Dave was born in Willits, but reared and educated in Santa Rosa and Booneville, graduating from Anderson Valley High School in 1958. He served in the US Army, and following his discharge from the military, Dave began his career with the CA Dept. of Forestry and rose to the rank of Captain. Over the years, he worked in Ukiah, Santa Rosa and Booneville before retiring out of the Hopland Station in 1990 and moved to Lake County. He was a member of SIRS #174 and CDF 25 Year Club. In his spare time, he enjoyed fishing. He and a group of friends took annual fishing trips, from Costa Rica to Alaska. If Dave wasn’t fishing, he was participating in car shows, often entering his 1958 Mercedes and later his 1979 Cadillac. A great cook, he loved to entertain guests. Above all, Dave loved his Family and Friends. He was a wonderful man and will be greatly missed.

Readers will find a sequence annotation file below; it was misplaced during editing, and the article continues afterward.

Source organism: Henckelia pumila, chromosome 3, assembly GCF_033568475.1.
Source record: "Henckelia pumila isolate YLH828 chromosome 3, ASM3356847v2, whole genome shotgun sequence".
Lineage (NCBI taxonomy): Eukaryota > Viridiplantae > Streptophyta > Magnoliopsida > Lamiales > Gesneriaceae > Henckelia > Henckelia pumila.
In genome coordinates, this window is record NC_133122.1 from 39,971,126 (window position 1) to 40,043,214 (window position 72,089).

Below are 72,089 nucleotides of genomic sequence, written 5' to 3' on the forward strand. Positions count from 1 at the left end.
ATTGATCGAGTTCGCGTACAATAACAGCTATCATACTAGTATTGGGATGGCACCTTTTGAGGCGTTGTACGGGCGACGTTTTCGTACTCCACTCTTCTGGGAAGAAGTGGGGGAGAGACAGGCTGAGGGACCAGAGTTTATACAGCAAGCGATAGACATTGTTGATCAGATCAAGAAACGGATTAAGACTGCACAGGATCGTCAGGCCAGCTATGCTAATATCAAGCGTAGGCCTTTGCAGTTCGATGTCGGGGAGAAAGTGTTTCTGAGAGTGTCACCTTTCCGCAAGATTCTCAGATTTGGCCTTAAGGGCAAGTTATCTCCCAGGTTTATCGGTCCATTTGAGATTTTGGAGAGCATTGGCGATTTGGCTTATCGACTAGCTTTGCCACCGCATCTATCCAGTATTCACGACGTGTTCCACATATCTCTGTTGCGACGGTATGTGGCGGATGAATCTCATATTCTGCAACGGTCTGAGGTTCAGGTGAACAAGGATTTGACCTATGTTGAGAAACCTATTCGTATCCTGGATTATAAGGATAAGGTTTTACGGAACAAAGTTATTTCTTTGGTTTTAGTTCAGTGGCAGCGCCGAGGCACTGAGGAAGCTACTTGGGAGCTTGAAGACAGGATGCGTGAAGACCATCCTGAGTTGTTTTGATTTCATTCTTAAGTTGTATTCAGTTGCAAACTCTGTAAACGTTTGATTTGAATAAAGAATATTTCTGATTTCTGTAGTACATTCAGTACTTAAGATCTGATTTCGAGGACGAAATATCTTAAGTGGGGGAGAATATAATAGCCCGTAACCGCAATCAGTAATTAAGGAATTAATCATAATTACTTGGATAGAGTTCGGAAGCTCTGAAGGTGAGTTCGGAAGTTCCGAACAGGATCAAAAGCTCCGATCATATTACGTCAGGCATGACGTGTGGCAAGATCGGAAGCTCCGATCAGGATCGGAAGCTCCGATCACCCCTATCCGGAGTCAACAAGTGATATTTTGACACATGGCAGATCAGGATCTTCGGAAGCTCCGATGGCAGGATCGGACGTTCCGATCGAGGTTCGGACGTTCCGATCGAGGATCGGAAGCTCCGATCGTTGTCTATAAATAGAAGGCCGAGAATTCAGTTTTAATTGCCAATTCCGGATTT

Passing of Anthony R. McGarva

Anthony Richard McGarva, 80, of Galt died Jan. 13, 2018 of natural causes at his home. He was born July 20, 1937 in Red Bluff and lived in Oregon for 30 years before coming to Galt 50 years ago.

Anthony was an army veteran and a retired FCB (Alder Camp-HUU)with Cal Fire, and he enjoyed reading.

Surviving him are sisters Pat Dickhoff and Kathleen McKenzie; sons Richard Knowles and Lonnie Knowles; daughter Judy Knowles, and a number of grandchildren.

Preceding him in death were his wife Dorothy, and parents Anthony and Dorothy McGarva.

A Celebration of Life will be held at 2 p.m. on Saturday, Feb. 10 at the historical society building on C Street in Galt.


Passing of William R. (Bill) Clayton